On The Pass: Damian D'Silva Of Folklore
Damian D’Silva is a name synonymous with Singapore heritage food. Having spent the last 20 years plumbing his childhood memories to recreate dishes that have long disappeared from local tables, the lanky 63-year-old has come to be regarded as a treasured keeper of time-honoured recipes. Folklore, the restaurant he has helmed since 2017, is his most successful venture yet. Not only has it garnered plenty of buzz for its stellar food, it has also thrust him into the spotlight, earning him a place on the judging panel of MasterChef Singapore. Yet, when asked about his achievements, D’Silva would say that he hasn’t achieved much at all.
That’s because despite the praise and cabal of loyal fans, D’Silva hasn’t garnered the industry recognition he knows he deserves. In the last year, he has taken time out for “eating holidays”, travelling to the likes of Japan to understand how a restaurant garners those all-important stars or the mantle of one of the world’s best. All too often, he says, the most feted of restaurants failed to live up to their hype. “They’re just okay, you know?” he says pensively.
I come away from them thinking, ‘if they can do it, I can do it too’. I just have to find the right partners.— Damian D'Silva
It’s a refreshingly candid statement from a man whose biography, published in 2012 by the now defunct Ate Ideas (and, in full disclosure, edited by this writer) was titled Rebel With A Course. D’Silva’s public persona had always been that of the devil-may-care chef, more concerned with what he felt like cooking on any given day than what his guests had come for.
“I know now that working for myself is the worst thing I can do,” he admits. “Because you can’t be good at everything. I’m good in the kitchen and cooking. I know I do that very well. But in the past, my restaurants were too much about me and not enough about what people wanted,” he says of his previous ventures like casual restaurant Soul Kitchen and his hawker stalls in Bedok and Holland Grove.
(Related: On The Pass: Malcolm Lee Of Candlenut)
This is the last mile I’m going to run, and it’s not a marathon. It’s a hundred-metre sprint. But at this age, if I run too hard, I might die!
BEYOND THE PLATE
Today, D’Silva understands that he needs to take his food to a higher level by focusing on the dining experience. “The food would not be any different, but the service has to come first. Because when a guest comes in, it’s how they’re treated, seated and served. You get all that right, then the customer is at ease and you’ve set the stage for the food. If I have good service and the right ambience, then my restaurant would be at a different level. Can it be done? Yes. But not here,” he says gesturing at the tile-lined dining room that is Folklore, located past the busy lobby of Destination Hotel.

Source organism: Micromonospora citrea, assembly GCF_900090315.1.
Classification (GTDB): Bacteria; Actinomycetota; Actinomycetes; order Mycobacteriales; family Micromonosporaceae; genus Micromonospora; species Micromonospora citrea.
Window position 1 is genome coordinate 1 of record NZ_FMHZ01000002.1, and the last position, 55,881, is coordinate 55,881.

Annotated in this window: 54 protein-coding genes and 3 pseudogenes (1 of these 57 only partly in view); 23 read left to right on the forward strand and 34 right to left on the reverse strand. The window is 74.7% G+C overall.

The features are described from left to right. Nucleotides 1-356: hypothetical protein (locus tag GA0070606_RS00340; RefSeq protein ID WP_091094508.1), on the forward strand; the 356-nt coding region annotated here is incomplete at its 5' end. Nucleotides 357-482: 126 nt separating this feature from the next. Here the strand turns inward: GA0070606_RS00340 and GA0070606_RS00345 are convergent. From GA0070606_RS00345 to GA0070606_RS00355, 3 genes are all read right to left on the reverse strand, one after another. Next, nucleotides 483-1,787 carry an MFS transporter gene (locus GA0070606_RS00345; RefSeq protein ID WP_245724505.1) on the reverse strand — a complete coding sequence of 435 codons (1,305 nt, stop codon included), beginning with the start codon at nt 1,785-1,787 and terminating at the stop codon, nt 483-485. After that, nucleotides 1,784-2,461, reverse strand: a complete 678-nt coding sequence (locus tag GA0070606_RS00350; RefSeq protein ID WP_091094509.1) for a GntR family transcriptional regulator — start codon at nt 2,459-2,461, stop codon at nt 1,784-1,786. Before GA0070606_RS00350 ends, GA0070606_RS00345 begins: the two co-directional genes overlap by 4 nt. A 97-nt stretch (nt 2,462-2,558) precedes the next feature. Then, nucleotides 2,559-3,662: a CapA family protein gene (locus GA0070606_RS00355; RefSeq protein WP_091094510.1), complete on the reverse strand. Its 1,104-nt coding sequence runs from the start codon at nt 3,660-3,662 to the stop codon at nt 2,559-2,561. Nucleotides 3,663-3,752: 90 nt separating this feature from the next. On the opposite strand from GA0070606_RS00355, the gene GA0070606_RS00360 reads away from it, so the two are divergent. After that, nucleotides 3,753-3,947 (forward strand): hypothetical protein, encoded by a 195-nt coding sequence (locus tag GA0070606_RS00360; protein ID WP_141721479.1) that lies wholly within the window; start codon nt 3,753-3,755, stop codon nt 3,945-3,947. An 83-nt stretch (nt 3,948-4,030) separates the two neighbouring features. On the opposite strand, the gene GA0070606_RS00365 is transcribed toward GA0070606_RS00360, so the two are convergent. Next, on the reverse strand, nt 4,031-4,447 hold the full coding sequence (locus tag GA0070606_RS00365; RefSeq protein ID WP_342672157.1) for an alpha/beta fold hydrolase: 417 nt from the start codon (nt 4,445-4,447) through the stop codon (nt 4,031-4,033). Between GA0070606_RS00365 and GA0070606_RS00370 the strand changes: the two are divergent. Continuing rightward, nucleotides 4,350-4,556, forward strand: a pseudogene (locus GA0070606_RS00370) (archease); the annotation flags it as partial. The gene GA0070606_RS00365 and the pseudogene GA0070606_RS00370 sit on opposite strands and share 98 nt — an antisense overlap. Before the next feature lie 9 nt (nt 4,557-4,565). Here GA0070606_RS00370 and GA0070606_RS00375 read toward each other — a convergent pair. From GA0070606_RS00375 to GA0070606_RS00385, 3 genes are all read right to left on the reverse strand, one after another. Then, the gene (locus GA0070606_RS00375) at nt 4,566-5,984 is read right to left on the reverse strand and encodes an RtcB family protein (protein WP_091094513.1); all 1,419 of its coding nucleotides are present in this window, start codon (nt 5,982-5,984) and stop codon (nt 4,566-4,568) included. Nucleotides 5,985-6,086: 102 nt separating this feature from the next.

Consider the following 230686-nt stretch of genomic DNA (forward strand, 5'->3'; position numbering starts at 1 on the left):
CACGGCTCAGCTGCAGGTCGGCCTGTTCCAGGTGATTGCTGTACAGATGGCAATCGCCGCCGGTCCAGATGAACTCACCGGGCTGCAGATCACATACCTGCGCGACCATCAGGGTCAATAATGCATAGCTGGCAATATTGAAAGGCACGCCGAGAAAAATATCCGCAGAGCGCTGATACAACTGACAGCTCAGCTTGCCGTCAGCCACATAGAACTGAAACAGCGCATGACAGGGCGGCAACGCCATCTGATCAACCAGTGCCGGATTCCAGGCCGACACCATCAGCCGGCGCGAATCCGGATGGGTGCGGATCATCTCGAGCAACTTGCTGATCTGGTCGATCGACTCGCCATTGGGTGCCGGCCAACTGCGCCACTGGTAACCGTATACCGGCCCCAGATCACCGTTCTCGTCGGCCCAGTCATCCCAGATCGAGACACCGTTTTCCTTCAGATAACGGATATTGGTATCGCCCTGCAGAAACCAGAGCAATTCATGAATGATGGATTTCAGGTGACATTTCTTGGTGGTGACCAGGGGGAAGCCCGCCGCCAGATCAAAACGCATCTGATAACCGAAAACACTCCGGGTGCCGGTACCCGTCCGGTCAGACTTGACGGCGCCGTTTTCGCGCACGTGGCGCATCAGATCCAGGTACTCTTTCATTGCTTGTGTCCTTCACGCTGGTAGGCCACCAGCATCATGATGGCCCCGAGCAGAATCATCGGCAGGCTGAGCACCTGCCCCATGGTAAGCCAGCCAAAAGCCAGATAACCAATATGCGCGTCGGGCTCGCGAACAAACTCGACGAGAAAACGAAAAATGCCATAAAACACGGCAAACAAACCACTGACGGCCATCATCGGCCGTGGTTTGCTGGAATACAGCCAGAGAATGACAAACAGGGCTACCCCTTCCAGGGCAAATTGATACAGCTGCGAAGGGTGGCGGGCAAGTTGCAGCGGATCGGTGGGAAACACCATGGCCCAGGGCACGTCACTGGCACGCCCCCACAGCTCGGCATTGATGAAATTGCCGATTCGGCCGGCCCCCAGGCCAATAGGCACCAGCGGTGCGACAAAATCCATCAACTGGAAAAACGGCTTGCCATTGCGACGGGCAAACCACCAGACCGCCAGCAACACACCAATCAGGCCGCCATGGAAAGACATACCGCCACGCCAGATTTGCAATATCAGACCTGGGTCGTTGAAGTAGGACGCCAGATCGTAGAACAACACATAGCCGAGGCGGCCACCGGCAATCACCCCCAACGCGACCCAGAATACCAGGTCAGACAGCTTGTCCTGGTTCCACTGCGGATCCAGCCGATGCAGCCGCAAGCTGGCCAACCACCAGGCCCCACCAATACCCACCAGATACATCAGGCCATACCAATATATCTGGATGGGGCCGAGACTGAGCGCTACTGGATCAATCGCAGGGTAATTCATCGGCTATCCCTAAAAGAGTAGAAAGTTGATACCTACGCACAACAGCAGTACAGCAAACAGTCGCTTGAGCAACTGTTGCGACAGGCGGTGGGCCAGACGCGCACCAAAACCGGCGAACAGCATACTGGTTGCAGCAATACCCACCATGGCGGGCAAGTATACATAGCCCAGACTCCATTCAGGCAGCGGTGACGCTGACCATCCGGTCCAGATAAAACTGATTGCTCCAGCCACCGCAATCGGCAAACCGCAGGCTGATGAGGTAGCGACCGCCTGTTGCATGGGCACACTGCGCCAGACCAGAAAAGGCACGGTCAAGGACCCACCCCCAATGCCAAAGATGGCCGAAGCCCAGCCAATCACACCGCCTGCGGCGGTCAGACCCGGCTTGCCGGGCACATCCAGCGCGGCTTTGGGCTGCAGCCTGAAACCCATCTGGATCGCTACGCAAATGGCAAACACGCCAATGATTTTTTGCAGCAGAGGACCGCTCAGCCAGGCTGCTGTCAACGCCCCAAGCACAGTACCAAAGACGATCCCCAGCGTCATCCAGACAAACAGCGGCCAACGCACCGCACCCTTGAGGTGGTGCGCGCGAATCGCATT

The ambience is casual, the crowd a mixed bag of families and young professionals, the service unpolished though earnest. As popular as it has been since it opened, Folklore simply doesn’t harbour the right profile for a spot in the Michelin Guide or on the World’s 50 Best list. For that, as D’Silva said, he needs the right partners, people who share his passion and are willing to spend the kind of money needed to propel him into the industry big leagues. Not that he’s short on offers—at this point, he’s mulling them over. At 63, D’Silva is acutely attuned to what he needs to do to achieve his goals. Or perhaps, at 63, he has finally realised what his career goal is.
I know now that working for myself is the worst thing I can do. Because you can’t be good at everything.
“I’m smarter now. This is the last mile I’m going to run, and it’s not a marathon. It’s a hundred-metre sprint. But at this age, if I run too hard, I might die!” he jokes, letting out a hearty laugh. “So, I want to make sure that whoever I go into business with next are the right people. And if they look after me and everything works out, and I get the accolades that I want, then good for all of us. If someone appreciates me, I’m going to appreciate them as well.”
(Related: The Future Of Singapore Cuisine Defined)
BACK TO THE TABLE
Until then, he will continue to serve his unique brand of heritage food culled from his childhood memories. The dishes include many that Singaporeans have yet to try. Dishes made with seldom-used ingredients like threadfin belly and the leaves of the long bean plant, as well as the immensely tasty yet humble dishes that his grandparents used to cook for him as a schoolboy.
“I can’t keep putting out a new menu every few months because there are certain dishes that people expect and come back for. Dishes like these will be served as specials to my regulars who are a bit braver, who are willing to try new things,” he explains.
Certainly, the likes of Peranakan yong tau fu (essentially yong tau fu ingredients cooked in a laksa soup base) and prawns fried with onions, sambal belacan and eggs are not new. But they are dishes that have all but disappeared from the home and restaurant menu.
As ever, it is D’Silva’s mission to show that our repertoire of heritage eats is deep, wide and practically endless. A mission that alone deserves more than a few accolades.
- PhotographyAllen Tan, BAM Visuals